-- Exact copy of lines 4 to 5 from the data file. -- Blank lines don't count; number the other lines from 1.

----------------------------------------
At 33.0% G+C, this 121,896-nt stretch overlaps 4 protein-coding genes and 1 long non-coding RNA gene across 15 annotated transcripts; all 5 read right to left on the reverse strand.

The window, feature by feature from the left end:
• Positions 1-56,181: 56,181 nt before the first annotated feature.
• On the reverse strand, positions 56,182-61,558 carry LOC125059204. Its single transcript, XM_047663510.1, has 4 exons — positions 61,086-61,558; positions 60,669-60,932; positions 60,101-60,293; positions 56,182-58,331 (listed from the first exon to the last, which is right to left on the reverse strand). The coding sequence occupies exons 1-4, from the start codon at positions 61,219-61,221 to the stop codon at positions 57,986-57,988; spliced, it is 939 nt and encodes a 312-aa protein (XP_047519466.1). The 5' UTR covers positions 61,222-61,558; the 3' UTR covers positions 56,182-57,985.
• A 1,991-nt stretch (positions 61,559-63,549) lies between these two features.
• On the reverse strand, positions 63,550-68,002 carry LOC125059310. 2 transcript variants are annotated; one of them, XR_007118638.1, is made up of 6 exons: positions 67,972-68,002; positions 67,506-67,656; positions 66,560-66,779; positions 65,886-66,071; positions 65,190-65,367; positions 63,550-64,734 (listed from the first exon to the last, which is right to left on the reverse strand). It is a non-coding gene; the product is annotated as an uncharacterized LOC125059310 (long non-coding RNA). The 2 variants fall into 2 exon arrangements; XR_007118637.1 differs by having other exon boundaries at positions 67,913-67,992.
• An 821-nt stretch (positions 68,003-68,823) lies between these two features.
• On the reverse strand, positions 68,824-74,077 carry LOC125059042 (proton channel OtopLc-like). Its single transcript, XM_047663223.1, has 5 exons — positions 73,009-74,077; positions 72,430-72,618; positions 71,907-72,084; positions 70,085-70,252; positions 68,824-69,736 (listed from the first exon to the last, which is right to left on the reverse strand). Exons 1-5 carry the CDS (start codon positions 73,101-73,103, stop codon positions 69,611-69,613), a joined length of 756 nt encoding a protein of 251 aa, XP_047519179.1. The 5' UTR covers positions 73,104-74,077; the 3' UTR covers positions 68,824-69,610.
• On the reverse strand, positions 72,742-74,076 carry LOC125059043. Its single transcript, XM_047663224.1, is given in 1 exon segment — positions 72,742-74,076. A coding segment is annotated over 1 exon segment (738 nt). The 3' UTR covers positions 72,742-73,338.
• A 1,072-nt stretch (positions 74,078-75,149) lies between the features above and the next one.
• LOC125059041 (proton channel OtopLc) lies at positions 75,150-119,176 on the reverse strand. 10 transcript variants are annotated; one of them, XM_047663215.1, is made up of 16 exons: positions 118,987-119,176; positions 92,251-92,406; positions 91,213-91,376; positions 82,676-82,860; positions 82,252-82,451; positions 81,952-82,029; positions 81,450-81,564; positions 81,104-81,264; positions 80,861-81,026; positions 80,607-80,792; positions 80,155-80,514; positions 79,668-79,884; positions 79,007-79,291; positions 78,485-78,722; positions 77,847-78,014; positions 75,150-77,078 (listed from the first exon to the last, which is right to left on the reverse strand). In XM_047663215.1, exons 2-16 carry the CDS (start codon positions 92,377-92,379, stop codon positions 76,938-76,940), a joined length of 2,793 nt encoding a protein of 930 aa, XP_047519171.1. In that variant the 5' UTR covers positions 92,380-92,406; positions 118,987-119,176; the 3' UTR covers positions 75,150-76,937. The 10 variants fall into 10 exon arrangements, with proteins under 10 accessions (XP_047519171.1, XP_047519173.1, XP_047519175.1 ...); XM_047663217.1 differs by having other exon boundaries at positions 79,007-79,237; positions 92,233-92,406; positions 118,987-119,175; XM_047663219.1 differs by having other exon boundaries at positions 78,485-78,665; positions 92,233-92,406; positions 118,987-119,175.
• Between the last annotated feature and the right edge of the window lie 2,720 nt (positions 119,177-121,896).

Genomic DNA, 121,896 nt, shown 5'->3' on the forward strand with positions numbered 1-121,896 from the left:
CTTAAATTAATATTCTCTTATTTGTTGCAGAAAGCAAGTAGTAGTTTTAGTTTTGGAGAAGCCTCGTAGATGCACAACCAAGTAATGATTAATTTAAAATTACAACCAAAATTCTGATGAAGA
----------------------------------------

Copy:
• On the reverse strand, positions 56,182-61,558 carry LOC125059204. Its single transcript, XM_047663510.1, has 4 exons — positions 61,086-61,558; positions 60,669-60,932; positions 60,101-60,293; positions 56,182-58,331 (listed from the first exon to the last, which is right to left on the reverse strand). The coding sequence occupies exons 1-4, from the start codon at positions 61,219-61,221 to the stop codon at positions 57,986-57,988; spliced, it is 939 nt and encodes a 312-aa protein (XP_047519466.1). The 5' UTR covers positions 61,222-61,558; the 3' UTR covers positions 56,182-57,985.
• A 1,991-nt stretch (positions 61,559-63,549) lies between these two features.